For eight years, I’ve been incredibly fortunate to be doing trans social justice work. And as I look back at what has been accomplished, I can say that 2011 is especially marked by victory after victory. Most Americans now know a little bit more about the struggle trans people face. Every day people are becoming stronger trans allies. From the trans actors we are finally seeing on movie and television screens, to local nondiscrimination laws, and to the global call for LGBT rights, there is real change in nearly every facet of our lives.

Read the full article here.

New Report: Black Respondents in the National Transgender Discrimination Survey

September 17, 2011

Yesterday, with our friends at the Task Force and the National Black Justice Coalition, we released  new analysis of Black transgender respondents in the National Transgender Discrimination Survey. The analysis is based on the experiences of 381 respondents who are Black or Black multiracial, and some of the results are startling:

  • Black transgender people had an extremely high unemployment rate at 26 percent, two times the rate of the overall transgender sample and four times the rate of the general population.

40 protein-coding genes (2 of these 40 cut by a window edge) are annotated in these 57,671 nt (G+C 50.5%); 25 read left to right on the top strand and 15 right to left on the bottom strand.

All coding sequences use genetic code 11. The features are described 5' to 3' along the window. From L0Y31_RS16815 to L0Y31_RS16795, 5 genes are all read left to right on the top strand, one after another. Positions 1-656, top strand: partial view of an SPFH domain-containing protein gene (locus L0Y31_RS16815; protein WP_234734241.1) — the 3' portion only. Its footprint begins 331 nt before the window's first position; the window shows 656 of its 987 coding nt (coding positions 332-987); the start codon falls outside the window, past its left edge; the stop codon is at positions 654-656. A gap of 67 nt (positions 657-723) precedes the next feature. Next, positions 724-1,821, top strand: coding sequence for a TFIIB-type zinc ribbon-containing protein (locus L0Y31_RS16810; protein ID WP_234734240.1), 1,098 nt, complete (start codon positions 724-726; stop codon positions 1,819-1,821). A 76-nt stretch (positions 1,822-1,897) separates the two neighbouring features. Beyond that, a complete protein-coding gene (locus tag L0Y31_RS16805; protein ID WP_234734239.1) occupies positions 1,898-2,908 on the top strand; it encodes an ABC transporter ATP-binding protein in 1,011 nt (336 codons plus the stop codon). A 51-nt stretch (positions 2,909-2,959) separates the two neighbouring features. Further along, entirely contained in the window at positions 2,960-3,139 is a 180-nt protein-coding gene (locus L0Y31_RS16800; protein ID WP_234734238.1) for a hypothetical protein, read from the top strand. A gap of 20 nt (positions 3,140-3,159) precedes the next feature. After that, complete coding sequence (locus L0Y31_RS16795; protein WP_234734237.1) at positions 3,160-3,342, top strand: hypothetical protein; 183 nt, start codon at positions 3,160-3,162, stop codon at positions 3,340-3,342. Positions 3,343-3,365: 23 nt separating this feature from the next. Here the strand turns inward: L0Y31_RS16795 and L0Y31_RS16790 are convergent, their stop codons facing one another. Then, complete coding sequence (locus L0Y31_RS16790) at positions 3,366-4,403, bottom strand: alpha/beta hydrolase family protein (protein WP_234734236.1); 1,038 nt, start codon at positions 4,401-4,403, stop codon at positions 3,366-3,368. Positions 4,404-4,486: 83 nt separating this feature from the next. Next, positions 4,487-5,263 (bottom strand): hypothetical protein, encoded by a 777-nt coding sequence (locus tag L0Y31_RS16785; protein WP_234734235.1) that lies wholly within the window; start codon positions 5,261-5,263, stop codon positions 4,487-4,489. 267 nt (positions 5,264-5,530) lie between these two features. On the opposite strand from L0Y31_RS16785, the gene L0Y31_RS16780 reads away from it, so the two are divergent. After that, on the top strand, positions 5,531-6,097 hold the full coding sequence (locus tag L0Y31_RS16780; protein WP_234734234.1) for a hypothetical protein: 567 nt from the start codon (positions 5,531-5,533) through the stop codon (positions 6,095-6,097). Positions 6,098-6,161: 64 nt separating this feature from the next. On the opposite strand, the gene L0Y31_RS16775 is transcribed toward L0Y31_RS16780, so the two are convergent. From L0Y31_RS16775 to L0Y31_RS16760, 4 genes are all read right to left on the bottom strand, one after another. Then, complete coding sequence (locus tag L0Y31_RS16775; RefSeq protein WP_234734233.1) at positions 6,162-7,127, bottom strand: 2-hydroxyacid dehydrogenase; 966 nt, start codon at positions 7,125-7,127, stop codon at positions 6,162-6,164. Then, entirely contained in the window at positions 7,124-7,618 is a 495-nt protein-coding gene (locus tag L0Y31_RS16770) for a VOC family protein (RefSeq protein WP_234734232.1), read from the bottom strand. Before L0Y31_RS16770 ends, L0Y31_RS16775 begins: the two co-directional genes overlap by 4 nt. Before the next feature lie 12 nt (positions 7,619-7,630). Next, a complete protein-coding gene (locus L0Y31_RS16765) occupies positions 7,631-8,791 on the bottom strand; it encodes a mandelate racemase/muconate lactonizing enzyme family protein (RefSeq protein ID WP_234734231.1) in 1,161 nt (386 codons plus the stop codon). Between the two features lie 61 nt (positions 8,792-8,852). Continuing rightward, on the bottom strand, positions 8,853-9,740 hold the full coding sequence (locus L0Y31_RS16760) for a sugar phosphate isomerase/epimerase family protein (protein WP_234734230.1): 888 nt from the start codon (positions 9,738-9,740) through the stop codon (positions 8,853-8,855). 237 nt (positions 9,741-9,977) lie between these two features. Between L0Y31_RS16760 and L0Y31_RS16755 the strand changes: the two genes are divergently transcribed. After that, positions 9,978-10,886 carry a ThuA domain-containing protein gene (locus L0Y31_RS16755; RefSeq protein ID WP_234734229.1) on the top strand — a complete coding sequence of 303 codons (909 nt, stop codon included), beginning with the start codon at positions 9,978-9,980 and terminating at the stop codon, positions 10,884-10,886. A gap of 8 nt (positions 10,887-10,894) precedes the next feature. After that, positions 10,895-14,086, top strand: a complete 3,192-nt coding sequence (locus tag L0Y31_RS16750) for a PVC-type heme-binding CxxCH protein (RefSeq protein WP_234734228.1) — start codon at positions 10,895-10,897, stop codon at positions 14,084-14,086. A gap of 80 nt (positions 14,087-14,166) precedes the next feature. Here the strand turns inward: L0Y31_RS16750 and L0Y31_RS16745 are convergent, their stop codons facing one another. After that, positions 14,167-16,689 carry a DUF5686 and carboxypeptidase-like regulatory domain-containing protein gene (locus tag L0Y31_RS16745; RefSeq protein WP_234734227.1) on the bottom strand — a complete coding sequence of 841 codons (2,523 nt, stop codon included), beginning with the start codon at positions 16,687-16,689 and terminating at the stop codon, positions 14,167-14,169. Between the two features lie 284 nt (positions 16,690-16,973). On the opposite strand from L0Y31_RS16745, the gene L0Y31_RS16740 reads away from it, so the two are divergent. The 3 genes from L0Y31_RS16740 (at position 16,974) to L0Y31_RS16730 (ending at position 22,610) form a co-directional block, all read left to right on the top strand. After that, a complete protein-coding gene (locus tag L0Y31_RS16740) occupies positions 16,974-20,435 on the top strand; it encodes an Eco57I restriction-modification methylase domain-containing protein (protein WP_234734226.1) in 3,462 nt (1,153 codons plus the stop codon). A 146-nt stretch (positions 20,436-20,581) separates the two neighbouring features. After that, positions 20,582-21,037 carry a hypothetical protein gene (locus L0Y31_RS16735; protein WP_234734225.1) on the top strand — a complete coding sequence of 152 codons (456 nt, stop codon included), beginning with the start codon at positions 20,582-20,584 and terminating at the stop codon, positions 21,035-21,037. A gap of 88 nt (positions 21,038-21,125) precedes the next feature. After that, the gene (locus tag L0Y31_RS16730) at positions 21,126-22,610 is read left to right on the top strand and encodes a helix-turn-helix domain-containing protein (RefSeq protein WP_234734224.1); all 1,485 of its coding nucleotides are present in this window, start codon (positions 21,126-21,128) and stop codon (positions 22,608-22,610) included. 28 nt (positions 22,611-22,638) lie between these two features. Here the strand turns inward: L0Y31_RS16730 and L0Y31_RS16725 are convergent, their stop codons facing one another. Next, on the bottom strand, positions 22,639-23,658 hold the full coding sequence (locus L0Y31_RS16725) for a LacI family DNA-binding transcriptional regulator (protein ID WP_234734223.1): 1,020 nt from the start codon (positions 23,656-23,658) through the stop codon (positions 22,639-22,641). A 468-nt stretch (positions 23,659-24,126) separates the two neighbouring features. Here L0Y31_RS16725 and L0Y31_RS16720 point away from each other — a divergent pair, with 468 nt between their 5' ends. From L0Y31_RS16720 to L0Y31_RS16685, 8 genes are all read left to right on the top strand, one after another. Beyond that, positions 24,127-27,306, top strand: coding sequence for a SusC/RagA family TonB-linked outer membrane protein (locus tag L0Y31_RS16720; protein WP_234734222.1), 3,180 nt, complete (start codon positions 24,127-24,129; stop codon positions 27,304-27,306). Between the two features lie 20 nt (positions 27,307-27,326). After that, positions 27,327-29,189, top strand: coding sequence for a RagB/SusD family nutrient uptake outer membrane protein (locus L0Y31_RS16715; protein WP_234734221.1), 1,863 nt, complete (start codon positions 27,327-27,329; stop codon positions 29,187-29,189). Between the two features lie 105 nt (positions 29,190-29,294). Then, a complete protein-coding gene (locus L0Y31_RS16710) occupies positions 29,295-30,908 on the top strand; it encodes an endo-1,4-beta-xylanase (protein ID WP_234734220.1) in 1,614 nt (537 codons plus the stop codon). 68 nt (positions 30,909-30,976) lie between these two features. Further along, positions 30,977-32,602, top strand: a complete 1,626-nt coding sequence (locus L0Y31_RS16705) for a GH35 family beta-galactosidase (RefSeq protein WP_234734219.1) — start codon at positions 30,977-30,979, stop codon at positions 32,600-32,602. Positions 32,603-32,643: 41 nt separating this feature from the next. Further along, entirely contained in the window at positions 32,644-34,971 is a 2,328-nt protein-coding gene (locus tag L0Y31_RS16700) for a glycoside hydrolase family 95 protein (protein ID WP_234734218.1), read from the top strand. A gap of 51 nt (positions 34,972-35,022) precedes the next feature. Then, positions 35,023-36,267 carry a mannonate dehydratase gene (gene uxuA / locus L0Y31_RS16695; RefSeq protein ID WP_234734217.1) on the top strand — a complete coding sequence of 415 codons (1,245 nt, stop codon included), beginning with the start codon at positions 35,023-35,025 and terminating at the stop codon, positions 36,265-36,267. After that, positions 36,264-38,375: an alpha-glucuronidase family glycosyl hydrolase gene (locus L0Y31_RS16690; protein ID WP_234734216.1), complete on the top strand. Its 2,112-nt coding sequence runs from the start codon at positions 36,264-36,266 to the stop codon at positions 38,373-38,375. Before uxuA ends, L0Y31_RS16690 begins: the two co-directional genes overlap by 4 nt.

• A startling 41 percent of Black respondents said they had experienced homelessness at some point in their lives, more than five times the rate of the general U.S. population.
  • Black transgender people lived in extreme poverty with 34 percent reporting a household income of less than $10,000 per year. This is more than twice the rate for transgender people of all races (15 percent), four times the general Black population rate (9 percent), and eight times the general U.S. population rate (4 percent).
  • Black transgender people were affected by HIV in devastating numbers. More than one-fifth of respondents were living with HIV (20.23 percent), compared to a rate of 2.64 percent for transgender respondents of all races, 2.4 percent for the general Black population, and 0.60 percent of the general U.S. population.
Download the report.

Mara Keisling, executive director of the National Center for Transgender Equality, said